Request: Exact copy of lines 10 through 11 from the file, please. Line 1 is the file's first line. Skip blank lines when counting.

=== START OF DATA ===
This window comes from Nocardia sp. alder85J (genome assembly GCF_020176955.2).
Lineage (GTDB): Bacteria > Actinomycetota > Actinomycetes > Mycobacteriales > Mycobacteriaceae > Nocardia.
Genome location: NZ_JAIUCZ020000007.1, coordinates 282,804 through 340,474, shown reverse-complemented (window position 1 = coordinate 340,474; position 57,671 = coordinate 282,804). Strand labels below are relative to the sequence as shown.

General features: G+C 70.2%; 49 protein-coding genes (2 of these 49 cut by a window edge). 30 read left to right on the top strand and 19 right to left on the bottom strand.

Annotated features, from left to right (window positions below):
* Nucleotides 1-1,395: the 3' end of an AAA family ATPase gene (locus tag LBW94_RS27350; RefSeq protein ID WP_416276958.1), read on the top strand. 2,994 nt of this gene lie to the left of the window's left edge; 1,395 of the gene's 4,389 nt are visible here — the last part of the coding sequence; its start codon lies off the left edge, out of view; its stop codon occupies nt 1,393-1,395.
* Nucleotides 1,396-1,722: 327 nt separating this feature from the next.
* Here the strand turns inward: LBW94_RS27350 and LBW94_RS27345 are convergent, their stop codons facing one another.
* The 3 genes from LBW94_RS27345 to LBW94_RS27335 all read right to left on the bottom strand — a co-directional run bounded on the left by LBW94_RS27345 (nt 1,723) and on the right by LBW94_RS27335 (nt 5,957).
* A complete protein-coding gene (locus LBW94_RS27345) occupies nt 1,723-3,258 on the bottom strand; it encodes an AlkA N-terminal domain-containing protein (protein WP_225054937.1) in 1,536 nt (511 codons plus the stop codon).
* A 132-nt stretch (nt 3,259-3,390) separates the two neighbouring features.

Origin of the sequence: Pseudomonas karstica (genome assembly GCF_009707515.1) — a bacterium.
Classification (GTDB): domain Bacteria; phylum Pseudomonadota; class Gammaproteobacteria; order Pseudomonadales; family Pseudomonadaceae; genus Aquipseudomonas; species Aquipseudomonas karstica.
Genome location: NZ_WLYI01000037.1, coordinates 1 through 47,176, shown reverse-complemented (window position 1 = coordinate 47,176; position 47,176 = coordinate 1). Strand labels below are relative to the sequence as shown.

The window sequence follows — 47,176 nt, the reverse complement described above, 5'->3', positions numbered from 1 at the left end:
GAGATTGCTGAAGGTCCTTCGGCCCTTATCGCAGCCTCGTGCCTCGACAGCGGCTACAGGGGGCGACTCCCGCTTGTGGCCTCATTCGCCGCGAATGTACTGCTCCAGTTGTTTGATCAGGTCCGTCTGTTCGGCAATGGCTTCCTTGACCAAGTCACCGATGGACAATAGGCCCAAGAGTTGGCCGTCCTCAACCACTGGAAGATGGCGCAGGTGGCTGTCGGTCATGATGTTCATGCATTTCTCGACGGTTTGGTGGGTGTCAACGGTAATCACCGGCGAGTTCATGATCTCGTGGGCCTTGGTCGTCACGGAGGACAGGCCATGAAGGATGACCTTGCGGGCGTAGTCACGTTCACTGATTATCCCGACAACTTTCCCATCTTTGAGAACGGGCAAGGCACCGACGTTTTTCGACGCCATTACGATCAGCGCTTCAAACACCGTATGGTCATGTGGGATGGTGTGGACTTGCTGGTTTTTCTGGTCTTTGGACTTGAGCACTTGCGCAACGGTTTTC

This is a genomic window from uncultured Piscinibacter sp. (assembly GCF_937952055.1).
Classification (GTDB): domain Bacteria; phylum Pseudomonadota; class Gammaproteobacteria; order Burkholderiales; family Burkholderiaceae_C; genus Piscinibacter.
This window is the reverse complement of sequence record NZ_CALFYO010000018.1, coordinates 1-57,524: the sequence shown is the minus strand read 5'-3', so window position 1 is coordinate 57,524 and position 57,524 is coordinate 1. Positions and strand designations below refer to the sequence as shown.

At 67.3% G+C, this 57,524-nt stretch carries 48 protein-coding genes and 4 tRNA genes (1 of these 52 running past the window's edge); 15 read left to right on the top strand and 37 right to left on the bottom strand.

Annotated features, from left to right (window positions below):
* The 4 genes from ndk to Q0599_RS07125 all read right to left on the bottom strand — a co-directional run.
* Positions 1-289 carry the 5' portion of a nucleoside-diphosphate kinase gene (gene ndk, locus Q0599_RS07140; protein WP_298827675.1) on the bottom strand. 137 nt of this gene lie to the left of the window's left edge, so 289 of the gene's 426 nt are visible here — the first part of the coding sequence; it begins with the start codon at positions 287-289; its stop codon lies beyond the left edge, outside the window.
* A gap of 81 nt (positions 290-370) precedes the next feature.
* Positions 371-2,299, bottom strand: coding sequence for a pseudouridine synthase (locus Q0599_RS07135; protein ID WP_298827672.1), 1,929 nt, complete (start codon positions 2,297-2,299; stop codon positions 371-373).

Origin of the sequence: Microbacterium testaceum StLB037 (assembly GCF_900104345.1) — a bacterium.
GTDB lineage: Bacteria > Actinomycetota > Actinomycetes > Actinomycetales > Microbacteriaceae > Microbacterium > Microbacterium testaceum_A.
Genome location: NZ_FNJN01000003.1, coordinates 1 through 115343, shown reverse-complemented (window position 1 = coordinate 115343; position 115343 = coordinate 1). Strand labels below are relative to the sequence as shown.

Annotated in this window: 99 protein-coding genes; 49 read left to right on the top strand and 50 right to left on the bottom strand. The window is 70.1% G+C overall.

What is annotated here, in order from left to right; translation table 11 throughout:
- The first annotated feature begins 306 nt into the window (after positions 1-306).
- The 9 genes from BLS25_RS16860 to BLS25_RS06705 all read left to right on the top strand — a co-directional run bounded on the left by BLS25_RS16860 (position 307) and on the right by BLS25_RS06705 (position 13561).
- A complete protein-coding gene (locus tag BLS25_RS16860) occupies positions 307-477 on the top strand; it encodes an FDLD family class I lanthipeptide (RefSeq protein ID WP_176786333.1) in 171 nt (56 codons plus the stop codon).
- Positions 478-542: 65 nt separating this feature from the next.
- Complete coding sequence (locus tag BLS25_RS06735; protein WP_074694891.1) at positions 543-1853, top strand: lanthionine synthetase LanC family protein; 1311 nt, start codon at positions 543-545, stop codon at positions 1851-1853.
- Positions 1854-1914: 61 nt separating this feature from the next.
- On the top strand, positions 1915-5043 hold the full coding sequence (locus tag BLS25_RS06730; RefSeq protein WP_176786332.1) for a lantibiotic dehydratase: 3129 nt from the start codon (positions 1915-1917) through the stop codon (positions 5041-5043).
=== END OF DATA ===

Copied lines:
* A complete protein-coding gene (locus LBW94_RS27345) occupies nt 1,723-3,258 on the bottom strand; it encodes an AlkA N-terminal domain-containing protein (protein WP_225054937.1) in 1,536 nt (511 codons plus the stop codon).
* A 132-nt stretch (nt 3,259-3,390) separates the two neighbouring features.